Posted by Brandi in Happy Summer: DC on August 3, 2014
If I haven’t made it abundantly clear, I’m a total history geek. As a kid, I couldn’t get enough History Channel. It was the first advanced/AP class I took in high school. I nearly minored in history in college. As well, I was raised in an incredibly patriotic home, taught to respect and revere the flag, our military, and our country’s history from a very young age. I cry when I sing the national anthem every single time.
So it goes without saying that a trip to Washington, D.C. has been high on my life list, bucket list, to do list — whatever you want to call it — since I was about eight years old.
I scratched the surface six years ago when we visited Baltimore to meet our niece Tilton. I got to spend about four hours in DC that day, basically stepped “inside” Arlington to say I was there and then speed walked the mall from Washington to Lincoln. We took a barely visible photo in front of the White House, and then hopped on the train with my exhausted three-year-old nephew. Over and out.
When the #HappySummr route planning began, I told Shelton there was no way we were skipping DC. It didn’t work out to be here for July Fourth as I’d have liked (third trip!), and we didn’t get to spend several days there (third trip!), but we did get to go. We left Savannah (thank GOD!) on July 25 and made an 11-hour drive up I-95 to Washington, D.C. for a 30 hour stop in the nation’s capital. Our arrival gave us a glimpse of Chinatown, Chipotle’s Shophouse, and a nice long sleep in real air conditioning!
I woke up super early on Saturday morning ready to go! I plotted out my musts and drug Shelton and Paisley along for what ended up being a roughly estimated 10 mile walk through and around DC. I was in absolute heaven!
The first stop was the National Archives, home to the Declaration of Independence, Constitution, and Bill of Rights, amongst a whole host of other documents that we barely looked at. Time was of the essence. The walk from our hotel was delightful, namely we didn’t sweat to death; a perk after living in the swamp sauna that is Savannah for a month.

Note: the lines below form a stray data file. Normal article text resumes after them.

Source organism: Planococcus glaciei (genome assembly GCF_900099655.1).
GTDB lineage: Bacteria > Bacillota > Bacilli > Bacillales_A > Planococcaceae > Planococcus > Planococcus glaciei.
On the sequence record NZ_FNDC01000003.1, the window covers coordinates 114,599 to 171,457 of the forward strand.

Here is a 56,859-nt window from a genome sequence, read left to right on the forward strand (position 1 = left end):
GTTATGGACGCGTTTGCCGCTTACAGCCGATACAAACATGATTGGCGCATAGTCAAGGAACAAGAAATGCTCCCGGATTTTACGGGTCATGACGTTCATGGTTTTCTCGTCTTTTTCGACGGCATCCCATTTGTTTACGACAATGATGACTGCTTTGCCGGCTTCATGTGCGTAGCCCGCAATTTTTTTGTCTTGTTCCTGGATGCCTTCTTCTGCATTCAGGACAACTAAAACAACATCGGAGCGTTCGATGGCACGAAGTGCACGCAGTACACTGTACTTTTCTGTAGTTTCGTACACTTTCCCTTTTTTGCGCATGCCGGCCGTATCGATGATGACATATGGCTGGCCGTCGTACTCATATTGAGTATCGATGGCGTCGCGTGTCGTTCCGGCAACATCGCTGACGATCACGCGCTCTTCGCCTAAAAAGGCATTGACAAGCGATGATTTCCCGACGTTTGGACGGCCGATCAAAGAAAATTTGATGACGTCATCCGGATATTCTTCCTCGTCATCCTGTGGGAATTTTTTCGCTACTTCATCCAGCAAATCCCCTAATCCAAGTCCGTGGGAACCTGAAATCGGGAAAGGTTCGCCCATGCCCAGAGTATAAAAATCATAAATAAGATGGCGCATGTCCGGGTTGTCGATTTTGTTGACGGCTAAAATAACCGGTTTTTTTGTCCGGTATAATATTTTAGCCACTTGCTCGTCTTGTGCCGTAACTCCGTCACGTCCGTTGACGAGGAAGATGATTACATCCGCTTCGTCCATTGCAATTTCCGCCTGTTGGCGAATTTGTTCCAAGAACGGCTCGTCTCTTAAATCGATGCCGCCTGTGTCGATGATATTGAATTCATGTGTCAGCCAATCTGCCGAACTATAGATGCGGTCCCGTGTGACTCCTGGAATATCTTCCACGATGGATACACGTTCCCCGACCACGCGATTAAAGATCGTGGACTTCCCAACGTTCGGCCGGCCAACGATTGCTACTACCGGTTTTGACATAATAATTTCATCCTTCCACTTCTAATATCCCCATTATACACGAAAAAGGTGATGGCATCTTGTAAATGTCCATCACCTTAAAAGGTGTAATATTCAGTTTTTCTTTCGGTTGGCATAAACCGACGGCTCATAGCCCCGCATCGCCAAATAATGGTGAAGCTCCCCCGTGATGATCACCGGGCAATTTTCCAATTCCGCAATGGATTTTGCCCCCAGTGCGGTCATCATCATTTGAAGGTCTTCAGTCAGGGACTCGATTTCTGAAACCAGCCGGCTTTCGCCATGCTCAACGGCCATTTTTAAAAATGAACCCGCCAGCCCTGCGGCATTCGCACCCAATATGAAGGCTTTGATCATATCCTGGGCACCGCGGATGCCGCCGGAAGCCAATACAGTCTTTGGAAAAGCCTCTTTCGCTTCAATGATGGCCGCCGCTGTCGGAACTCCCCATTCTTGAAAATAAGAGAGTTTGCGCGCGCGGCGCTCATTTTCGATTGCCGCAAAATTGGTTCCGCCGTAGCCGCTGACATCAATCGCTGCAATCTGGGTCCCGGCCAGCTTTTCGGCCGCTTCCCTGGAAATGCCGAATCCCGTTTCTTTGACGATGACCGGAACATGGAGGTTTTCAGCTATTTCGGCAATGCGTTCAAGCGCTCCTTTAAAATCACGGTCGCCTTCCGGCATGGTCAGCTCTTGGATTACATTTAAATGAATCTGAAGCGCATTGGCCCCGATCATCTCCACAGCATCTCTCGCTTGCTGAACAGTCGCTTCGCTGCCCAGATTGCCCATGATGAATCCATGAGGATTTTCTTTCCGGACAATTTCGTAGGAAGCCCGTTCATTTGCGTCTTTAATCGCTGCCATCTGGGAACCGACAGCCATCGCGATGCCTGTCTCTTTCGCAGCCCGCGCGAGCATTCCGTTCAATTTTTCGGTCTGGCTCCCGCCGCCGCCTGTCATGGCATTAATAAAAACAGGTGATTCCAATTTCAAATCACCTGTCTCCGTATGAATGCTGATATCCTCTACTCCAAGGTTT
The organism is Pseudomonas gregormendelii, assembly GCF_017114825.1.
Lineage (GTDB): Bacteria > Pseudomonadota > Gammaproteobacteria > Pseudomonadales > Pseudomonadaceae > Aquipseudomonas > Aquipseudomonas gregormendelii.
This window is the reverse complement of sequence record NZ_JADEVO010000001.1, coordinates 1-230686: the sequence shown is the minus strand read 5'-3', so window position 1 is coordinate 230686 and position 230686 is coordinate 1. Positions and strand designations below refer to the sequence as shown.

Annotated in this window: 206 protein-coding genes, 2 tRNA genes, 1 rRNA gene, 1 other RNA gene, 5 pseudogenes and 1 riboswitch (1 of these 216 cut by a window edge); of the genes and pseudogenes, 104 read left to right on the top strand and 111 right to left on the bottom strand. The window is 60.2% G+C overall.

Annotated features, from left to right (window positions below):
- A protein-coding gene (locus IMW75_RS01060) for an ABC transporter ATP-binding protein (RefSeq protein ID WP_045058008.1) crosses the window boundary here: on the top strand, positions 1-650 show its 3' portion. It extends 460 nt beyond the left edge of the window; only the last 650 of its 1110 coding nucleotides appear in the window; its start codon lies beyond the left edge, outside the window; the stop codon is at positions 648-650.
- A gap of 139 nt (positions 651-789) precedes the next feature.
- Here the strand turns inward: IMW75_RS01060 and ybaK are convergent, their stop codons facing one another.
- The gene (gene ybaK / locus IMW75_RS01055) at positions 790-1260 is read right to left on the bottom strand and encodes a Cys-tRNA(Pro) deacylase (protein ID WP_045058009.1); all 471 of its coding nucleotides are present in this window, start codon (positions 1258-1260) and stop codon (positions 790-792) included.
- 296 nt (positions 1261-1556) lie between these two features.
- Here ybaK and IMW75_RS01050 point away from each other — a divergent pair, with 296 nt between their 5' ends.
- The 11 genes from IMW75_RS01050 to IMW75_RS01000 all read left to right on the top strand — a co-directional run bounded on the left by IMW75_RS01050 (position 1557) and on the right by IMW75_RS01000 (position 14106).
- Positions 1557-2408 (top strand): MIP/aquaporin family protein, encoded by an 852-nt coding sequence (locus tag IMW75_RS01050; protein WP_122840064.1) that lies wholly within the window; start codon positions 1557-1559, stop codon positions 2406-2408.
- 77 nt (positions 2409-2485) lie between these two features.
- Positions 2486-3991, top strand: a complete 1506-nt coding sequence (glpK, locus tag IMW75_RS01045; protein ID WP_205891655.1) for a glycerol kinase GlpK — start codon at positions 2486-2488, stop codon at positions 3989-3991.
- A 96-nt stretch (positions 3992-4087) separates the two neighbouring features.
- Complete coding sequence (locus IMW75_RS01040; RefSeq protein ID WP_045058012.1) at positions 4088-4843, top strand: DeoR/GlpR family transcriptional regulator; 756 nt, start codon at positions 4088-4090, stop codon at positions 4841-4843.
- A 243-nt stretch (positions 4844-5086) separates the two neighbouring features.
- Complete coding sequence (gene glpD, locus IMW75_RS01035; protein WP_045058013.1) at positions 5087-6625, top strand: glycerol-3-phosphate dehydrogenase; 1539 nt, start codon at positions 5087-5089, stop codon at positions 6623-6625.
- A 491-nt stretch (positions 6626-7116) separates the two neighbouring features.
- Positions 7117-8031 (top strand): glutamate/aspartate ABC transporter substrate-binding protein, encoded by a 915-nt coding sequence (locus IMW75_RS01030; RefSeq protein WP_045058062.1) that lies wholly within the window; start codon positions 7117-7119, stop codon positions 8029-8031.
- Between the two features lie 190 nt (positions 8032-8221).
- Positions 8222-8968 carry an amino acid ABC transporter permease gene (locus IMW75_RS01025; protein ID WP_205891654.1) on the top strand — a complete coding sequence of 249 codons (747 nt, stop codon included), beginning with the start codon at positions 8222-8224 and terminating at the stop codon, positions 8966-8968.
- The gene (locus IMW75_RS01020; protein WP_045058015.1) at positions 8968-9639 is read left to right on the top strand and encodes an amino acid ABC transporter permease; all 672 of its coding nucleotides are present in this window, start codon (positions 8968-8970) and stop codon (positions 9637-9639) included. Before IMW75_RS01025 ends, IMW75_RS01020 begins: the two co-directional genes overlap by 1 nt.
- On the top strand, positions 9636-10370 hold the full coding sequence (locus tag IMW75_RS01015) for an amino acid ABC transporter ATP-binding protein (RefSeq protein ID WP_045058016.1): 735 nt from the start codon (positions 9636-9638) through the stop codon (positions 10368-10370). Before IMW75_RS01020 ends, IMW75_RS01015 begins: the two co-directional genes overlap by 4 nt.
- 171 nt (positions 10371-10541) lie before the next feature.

I was shaking as we walked through the doors. I was actually there! I tried to explain the enormity of it all to Paisley, and she understood very little, I’m sure. Later she wanted to make sure “the bad country” wasn’t going to take us! Inside the rotunda sat these three documents that shape the lives of every single one of us and I was awe struck. No photos were allowed anywhere inside the building, but nothing I’d have taken would have captured that moment. Understandable because they are already so deeply faded that each flash would strip years off their lives. Tears ran down my face; there in front of my own eyes was John Hancock’s actual signature, George Washington’s signature, the promise that all men are created equal. I would like to think that most, no all, Americans agree with the profundity of seeing these documents for themselves.
I was also taken by the exhibits on the first floor — one dedicated to the civil rights movement and one to women’s rights and suffrage. Again, I blubbered my way through explaining the 19th amendment and title IX to Paisley. Photos, newspapers, video clips, posters, and more filled the space painting a painful reminder that, for as far as we’ve come, we still have so much work to do for equal rights across the board.
I didn’t cry again the rest of the day, it was as if I needed to get it out of my system early!
Newseum was our second stop, by accident. Didn’t know it existed! Like everything else in DC, I wanted to pour over every exhibit, but at about $23 per entry, we settled for poking around the gift shop. When everything else in DC is free, it’s hard to pony up for novelty experience. (Third Trip!) There was an entire Anchorman exhibit that, of course, caught our attention. I loved that the bathroom tiles were made of just hilariously poorly written headlines.